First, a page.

Young, low-income children are at disproportionate risk for developing emotional and behavioral problems. Lutz and colleagues (2002) conceptualized the main behavioral difficulties in preschool for a Head Start population as: (1) overactive (aggressive behaviors, oppositional behaviors, and inattentive/hyperactive behaviors), and (2) underactive (reticent behaviors and withdrawn behaviors). Though overactive behaviors are typically easier to identify, low-income children engaging in underactive behaviors (e.g., waits for you to greet him/her first; lacks physical energy; needs encouragement to join in games) are often overlooked but particularly at-risk for developing behavioral, emotional, and academic difficulties when compared to their same age peers. Moreover, young, low-income children of immigrant families displaying underactive behaviors may be particularly vulnerable to poor school outcomes, experiencing a number of complicating risk factors.
A sequential explanatory mixed methods design was utilized to examine underactive behaviors in a culturally-diverse sample of Head Start children. Study 1 was designed to quantitatively examine the relationships between underactive behaviors and school readiness among this sample of primarily dual language learners (DLLs) from Latino and Polish immigrant families. Findings suggested that underactive behaviors were significantly negatively related to school readiness outcomes. Shy/socially reticent behaviors were moderately negatively associated with all dimensions of classroom learning at the end of the year. Multilevel analyses (MLM) revealed a significant negative relationship between shy/socially reticent behaviors and scores on a direct assessment of school readiness. Significant rater effects that emerged when using the Child Observation Record (COR) are discussed. In Study 2, to gain a more complex, nuanced understanding of parents' views of underactive behaviors, interviews were conducted with parents of those preschoolers who had been identified by their teachers as exhibiting marked levels (at least one standard deviation above the mean) of underactive behaviors. Between- and within-group similarities and differences were explored. Results provide further evidence that underactive Head Start children from immigrant families: (1) have poorer school readiness outcomes than their Head Start peers, (2) must be identified as early as possible, and (3) demand the attention of early childhood programs and policy makers. Implications for early childhood programs, parents, researchers, and school psychologists are discussed.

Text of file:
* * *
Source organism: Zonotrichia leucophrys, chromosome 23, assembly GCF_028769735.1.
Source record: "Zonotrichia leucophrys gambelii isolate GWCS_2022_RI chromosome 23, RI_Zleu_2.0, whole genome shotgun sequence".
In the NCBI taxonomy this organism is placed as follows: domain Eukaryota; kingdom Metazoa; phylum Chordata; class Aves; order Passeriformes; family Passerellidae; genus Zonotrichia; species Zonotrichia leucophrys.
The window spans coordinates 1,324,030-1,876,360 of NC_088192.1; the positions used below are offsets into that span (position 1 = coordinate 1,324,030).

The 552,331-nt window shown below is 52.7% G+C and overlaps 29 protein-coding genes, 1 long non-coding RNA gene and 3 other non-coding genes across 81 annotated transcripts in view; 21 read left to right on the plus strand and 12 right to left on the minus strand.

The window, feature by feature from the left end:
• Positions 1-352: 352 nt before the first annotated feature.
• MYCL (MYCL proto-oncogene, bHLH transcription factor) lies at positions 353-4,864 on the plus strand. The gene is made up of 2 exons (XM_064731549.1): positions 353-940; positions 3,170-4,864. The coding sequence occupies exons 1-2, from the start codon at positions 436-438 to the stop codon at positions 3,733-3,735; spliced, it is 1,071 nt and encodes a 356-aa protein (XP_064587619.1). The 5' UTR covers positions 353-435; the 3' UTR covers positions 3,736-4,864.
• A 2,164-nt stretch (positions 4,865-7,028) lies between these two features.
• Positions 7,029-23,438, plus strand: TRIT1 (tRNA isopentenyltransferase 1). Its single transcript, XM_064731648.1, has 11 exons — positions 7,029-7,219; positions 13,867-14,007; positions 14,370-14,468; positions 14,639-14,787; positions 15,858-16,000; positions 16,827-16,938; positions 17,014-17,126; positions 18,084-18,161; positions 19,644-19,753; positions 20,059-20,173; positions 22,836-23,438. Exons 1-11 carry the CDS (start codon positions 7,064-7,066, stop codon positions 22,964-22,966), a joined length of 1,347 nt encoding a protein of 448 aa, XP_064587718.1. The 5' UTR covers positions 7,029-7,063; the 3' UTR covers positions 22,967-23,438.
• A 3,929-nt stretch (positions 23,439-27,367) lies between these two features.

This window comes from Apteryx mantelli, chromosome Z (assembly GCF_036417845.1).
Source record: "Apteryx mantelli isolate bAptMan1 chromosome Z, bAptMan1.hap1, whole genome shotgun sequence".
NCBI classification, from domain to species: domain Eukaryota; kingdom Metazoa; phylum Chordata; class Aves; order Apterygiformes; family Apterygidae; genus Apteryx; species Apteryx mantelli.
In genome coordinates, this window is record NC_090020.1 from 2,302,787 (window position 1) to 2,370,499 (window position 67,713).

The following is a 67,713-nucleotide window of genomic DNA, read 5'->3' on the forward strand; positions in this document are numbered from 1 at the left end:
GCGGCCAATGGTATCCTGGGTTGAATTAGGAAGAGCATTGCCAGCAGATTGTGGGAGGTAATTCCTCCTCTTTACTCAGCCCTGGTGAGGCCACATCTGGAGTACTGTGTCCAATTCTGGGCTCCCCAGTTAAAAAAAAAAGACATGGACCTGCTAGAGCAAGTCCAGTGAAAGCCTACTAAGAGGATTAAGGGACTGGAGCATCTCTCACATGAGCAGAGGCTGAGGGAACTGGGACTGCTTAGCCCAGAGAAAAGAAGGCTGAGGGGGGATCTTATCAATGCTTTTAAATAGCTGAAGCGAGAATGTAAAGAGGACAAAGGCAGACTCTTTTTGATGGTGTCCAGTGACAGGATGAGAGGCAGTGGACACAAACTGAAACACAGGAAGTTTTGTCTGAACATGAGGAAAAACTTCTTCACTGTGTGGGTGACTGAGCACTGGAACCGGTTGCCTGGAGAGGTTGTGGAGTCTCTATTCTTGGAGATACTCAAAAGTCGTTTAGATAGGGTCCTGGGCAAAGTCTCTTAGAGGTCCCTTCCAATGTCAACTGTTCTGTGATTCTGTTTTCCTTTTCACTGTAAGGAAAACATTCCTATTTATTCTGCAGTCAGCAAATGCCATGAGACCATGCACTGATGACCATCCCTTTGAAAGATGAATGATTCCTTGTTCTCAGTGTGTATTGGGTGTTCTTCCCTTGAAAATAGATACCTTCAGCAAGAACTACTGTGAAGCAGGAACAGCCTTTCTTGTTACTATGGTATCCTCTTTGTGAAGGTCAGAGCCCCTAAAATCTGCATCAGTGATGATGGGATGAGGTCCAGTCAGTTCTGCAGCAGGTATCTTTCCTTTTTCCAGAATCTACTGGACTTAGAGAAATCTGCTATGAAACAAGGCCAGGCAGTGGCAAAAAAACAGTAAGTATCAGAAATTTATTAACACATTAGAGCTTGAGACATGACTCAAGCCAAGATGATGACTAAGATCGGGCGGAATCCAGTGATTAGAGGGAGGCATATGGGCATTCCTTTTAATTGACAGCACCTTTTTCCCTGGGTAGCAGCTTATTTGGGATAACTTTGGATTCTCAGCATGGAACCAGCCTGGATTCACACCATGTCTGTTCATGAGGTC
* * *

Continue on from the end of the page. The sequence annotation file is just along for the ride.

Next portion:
|Advisor:||McWayne, Christine M.|
|Commitee:||Astuto, Jennifer, Doucet, Fabienne|
|School:||New York University|
|School Location:||United States -- New York|
|Source:||DAI-B 73/05, Dissertation Abstracts International|
|Keywords:||Behavioral problems, Dual language learners, Early childhood, Head start, Mixed methods, School readiness|
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